Over the centuries, many have searched for a fountain of youth, including 16th Century explorer Juan Ponce de Leon; however, none met with success. Some of today’s scientists are focusing their research on slowing the aging process, and they have attained some—albeit limited—success. The latest study on aging was conducted by researchers affiliated with the National Institutes of Health (NIH). They published their findings on August 29 in the journal Cell Reports.
In a mouse study, the investigators found that reducing the activity of one type of gene increased the average life span of the mice by about 20%; this is comparable to extending the human life span by about 15 years (i.e., from 75 to 90 years). In addition, they found that memory, cognition and some other important traits were better preserved in the mice as they aged, compared to a control group of mice that had normal levels of a protein released by the gene.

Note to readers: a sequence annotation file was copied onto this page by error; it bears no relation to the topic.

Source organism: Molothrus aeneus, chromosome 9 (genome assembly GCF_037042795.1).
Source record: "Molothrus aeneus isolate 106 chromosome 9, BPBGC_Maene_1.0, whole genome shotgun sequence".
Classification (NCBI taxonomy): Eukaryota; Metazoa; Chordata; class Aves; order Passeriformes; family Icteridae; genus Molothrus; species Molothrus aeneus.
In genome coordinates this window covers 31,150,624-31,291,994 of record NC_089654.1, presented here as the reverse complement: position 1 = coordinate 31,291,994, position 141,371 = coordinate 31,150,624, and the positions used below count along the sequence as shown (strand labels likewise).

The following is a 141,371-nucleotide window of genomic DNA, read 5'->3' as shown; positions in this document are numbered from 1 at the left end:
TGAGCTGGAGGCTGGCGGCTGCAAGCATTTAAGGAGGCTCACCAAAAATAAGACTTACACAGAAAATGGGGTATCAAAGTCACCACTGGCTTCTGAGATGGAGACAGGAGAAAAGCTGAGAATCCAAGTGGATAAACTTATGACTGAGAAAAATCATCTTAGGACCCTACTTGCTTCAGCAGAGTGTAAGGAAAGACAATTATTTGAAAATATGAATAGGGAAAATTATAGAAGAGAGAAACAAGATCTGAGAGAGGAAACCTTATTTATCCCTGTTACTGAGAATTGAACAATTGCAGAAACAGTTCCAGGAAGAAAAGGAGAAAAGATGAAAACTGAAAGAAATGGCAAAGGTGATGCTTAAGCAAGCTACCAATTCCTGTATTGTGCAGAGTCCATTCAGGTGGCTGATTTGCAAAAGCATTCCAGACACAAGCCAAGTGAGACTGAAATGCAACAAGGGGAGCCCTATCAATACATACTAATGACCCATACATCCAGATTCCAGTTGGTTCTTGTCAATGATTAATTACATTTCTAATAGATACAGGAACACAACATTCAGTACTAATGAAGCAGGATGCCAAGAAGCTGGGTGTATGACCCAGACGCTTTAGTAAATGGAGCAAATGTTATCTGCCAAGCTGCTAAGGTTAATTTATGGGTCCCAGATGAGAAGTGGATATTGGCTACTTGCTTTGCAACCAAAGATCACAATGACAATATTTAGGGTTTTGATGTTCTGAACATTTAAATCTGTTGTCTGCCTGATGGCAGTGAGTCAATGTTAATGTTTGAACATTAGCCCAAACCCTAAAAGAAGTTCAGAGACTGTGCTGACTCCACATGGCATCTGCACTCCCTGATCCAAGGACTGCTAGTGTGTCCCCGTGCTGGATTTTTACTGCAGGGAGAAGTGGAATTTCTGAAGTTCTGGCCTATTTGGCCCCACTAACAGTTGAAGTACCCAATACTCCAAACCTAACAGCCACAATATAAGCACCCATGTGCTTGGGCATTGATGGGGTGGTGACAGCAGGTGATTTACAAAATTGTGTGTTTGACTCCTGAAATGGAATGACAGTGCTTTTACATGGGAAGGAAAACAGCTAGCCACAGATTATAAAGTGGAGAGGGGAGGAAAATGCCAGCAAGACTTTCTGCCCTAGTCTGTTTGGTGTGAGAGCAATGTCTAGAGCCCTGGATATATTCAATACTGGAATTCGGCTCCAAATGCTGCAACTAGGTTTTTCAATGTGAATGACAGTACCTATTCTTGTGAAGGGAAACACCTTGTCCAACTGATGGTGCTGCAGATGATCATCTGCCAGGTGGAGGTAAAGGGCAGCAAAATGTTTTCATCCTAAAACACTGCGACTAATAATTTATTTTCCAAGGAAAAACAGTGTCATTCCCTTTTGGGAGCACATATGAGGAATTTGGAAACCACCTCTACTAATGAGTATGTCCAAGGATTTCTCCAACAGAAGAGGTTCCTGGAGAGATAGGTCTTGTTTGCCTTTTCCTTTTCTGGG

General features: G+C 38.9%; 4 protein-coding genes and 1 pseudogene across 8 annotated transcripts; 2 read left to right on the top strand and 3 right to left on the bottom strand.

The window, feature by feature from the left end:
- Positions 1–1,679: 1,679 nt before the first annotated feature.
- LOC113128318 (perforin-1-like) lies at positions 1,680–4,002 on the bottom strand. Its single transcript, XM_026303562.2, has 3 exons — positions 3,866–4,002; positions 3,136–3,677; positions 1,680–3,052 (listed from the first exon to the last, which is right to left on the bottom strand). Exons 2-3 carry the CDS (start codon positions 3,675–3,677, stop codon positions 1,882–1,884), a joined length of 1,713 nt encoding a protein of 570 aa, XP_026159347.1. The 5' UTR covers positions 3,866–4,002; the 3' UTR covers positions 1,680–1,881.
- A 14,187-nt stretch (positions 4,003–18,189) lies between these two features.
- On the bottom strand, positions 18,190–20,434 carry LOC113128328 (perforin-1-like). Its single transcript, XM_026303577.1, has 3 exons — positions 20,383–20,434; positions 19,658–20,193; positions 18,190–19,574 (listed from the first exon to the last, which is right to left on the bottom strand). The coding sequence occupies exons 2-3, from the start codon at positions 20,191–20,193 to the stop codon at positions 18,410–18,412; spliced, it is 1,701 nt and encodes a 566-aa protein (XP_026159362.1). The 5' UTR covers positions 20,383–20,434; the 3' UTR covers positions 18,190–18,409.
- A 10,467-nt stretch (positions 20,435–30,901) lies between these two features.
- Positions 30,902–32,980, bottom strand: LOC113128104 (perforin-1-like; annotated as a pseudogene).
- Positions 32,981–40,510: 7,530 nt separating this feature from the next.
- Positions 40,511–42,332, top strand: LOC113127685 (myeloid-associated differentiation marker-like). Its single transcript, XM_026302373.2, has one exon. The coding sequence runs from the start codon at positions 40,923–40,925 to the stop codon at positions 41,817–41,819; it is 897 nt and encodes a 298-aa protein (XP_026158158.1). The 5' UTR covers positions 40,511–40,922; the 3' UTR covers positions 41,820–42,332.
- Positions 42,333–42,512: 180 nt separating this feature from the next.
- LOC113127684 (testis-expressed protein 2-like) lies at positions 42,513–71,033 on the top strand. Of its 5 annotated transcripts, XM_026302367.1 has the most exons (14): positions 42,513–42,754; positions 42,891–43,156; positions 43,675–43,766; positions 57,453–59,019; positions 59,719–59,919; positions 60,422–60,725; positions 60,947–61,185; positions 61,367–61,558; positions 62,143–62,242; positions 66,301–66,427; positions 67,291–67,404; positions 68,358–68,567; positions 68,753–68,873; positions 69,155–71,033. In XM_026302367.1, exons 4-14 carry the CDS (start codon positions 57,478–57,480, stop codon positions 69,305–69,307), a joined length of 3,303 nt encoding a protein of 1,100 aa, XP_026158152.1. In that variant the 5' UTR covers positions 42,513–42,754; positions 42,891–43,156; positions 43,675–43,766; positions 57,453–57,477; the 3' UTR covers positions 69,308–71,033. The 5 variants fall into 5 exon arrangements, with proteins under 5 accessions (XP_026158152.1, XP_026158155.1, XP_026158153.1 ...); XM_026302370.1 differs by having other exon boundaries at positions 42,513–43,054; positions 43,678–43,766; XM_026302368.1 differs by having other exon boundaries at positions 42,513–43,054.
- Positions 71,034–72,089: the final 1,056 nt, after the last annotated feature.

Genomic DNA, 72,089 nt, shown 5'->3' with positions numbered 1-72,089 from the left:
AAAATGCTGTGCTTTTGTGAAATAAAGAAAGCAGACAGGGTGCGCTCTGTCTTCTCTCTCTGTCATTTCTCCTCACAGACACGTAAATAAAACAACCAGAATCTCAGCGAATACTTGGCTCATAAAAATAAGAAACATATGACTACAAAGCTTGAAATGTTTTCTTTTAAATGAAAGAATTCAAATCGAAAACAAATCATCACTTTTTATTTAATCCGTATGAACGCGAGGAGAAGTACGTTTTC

The researchers focused on the mTOR gene, which other studies have found to be a regulator of the aging process. They found that mice with two copies of the gene produced the protein at approximately 25% of that of mice without the gene. Mouse studies are not always reproducible in humans; however, the study authors note that the results raise the possibility that targeting the gene with drugs that inhibit its activity might one day be at least part of a strategy for prolonging longevity in humans. An immunosuppressant known as rapamycin is currently on the market. It can decrease the activity of the aging gene; however, the researchers caution against taking this or similar drugs at present because they have side-effects. Thus, they should only be taken for currently approved uses. They note that major obstacles exist in regard to translating the findings to humans. For example, research must be conducted on whether inhibiting the action of mTOR would have similar life-extending effects, and if it did whether the benefit would come without unwanted problems.